If a green card holder, you are eligible to apply for unemployment benefits. However, if you are on a work-authorized visa, e.g. an E-2, O-1 or an L-1 visa, there is some difference because these are nonimmigrant visas. Please contact us for further information.
United States Citizenship and Immigration Services (USCIS) is open for business and accepting cases. They are not at full capacity because they are no longer accommodating in-person appointments (all biometrics appointments, in-person interviews and court hearings are cancelled) but they are accepting visa applications (visa types listed below) as well as extensions of status. USCIS offices will reopen on May 4th, unless the public closures are extended further.
There are some strong positives – particularly that USCIS is modernizing to keep up with these unprecedented times to allow for electronic signatures in new filings. It is therefore no longer a requirement to print, sign with an original signature and mail in – thereby saving time and resources in this area.
Other changes include the suspension of Premium Processing for certain visa categories, since March 20th. This means that cases that would’ve previously qualified for review and adjudication within 15 days (for certain nonimmigrant visa categories: E-1, E-2, H-1B, H-2B, H-3, L-1A, L-1B, LZ, O-1, O-2, P-1, P-2, P-2S, P-3, P-3S, Q-1, R-1, TN) may now take up to 4-5 months for adjudication.
In addition, USCIS is allowing further leeway by granting an additional 60 days for RFE responses and NOIDs that are dated between March 1st and May 1st.
Please note, these perks are not like an Oprah give-away. USCIS is not giving away work authorizations so please be careful whose advice you buy, and contact us for further information.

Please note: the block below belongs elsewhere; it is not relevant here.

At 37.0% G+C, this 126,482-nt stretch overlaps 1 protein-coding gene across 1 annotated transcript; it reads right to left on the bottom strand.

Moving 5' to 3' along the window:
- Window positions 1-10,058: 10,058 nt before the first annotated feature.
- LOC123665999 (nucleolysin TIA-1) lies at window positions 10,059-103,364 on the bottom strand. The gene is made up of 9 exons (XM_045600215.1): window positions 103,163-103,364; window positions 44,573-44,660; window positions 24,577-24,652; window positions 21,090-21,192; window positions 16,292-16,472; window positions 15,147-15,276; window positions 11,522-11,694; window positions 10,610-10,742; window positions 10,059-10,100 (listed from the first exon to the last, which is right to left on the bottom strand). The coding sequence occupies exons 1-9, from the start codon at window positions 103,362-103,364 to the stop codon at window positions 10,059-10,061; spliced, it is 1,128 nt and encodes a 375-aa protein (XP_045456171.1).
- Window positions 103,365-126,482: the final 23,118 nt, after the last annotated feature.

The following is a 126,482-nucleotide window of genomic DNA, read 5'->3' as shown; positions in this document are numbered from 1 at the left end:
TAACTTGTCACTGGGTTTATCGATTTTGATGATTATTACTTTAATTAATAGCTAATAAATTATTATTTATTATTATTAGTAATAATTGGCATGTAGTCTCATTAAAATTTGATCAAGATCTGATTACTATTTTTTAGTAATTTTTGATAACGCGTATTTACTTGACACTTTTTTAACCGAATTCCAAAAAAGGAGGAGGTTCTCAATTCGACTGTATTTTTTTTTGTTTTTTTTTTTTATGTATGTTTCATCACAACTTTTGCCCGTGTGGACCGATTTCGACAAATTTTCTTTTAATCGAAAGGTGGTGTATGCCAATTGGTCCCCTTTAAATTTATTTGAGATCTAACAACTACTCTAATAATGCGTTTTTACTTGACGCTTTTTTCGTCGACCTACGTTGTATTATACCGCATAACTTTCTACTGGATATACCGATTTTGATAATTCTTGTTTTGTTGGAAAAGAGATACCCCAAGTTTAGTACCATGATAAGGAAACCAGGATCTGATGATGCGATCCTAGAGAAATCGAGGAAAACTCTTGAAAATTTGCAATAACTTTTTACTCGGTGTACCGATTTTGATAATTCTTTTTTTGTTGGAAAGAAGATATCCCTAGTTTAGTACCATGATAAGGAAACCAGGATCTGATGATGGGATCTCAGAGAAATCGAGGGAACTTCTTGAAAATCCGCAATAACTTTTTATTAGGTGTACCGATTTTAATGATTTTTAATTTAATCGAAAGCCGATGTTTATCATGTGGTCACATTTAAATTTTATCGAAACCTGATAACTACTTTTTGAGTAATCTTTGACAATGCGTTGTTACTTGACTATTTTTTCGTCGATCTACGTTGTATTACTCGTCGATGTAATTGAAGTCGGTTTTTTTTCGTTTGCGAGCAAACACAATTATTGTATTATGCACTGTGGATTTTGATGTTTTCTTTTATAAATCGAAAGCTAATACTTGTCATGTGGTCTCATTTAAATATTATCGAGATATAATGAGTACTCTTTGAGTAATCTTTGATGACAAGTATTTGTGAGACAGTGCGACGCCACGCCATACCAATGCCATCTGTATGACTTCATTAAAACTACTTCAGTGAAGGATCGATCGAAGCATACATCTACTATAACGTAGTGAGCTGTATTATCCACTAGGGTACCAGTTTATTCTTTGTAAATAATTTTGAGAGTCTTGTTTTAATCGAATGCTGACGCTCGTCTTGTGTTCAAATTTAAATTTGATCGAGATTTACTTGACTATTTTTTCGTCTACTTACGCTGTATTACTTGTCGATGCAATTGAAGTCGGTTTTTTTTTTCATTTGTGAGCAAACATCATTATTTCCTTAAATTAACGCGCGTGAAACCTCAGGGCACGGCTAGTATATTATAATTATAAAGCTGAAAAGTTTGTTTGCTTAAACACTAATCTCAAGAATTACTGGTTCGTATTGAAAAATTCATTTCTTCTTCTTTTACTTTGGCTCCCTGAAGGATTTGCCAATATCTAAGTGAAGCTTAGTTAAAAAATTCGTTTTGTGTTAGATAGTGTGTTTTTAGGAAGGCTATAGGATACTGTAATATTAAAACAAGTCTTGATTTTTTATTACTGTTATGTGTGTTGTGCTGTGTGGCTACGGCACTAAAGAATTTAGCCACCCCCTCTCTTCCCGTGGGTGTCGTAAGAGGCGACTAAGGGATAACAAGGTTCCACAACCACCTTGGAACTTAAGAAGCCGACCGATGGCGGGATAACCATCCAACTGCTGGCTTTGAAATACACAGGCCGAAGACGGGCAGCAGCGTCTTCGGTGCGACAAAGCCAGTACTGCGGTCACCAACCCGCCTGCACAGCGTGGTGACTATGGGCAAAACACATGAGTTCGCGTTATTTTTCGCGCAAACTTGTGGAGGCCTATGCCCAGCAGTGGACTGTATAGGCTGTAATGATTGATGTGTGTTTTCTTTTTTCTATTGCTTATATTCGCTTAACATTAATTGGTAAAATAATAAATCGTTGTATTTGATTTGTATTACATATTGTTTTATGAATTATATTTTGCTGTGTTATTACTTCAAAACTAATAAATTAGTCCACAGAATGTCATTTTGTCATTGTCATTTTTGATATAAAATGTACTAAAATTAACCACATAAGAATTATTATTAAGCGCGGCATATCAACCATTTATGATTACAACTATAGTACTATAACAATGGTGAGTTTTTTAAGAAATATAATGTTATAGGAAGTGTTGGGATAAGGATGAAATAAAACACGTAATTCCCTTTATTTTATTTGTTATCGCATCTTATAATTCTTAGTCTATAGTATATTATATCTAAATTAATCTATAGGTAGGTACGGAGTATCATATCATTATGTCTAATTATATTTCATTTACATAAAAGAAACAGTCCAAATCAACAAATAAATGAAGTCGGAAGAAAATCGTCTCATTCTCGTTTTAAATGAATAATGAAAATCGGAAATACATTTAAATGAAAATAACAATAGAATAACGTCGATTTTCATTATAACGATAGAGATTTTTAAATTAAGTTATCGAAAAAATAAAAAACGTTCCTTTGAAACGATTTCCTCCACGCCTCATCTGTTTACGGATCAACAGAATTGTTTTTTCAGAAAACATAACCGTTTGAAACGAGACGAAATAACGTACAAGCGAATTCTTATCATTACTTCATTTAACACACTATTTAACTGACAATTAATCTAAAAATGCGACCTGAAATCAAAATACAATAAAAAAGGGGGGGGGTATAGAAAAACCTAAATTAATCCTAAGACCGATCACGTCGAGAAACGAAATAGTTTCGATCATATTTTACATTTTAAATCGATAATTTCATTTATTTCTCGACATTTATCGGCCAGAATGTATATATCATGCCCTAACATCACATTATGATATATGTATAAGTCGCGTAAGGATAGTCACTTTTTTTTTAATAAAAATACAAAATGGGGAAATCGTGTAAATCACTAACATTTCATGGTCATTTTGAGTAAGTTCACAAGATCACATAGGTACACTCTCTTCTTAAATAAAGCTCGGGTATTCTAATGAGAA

Consulates are closed. All April interviews have been cancelled, with consulate posts sending notifications and rescheduling in-person appointments.
ESTA and Visa Waiver Program
Some Customs and Border Protection (CBP) offices across the country are accepting extension requests on a case by case basis for people who entered using ESTA and are having trouble returning home. In such cases, ensure proper recording and documentation, particularly by saving cancellations from airlines and any documentation that details the reason behind the travel restriction being due to coronavirus.
Several countries have closed down their borders, barring exceptional circumstances of humanitarian cases. According to the Pew Research Center and United Nations population data, at least nine-tenths (93%) of the world’s population, or 7.2 billion people, live in countries with restrictions on people arriving from other countries who are neither citizens nor residents, such as tourists, business travelers and new immigrants. Roughly 3 billion people, or 39%, live in countries with borders completely closed to noncitizens and nonresidents.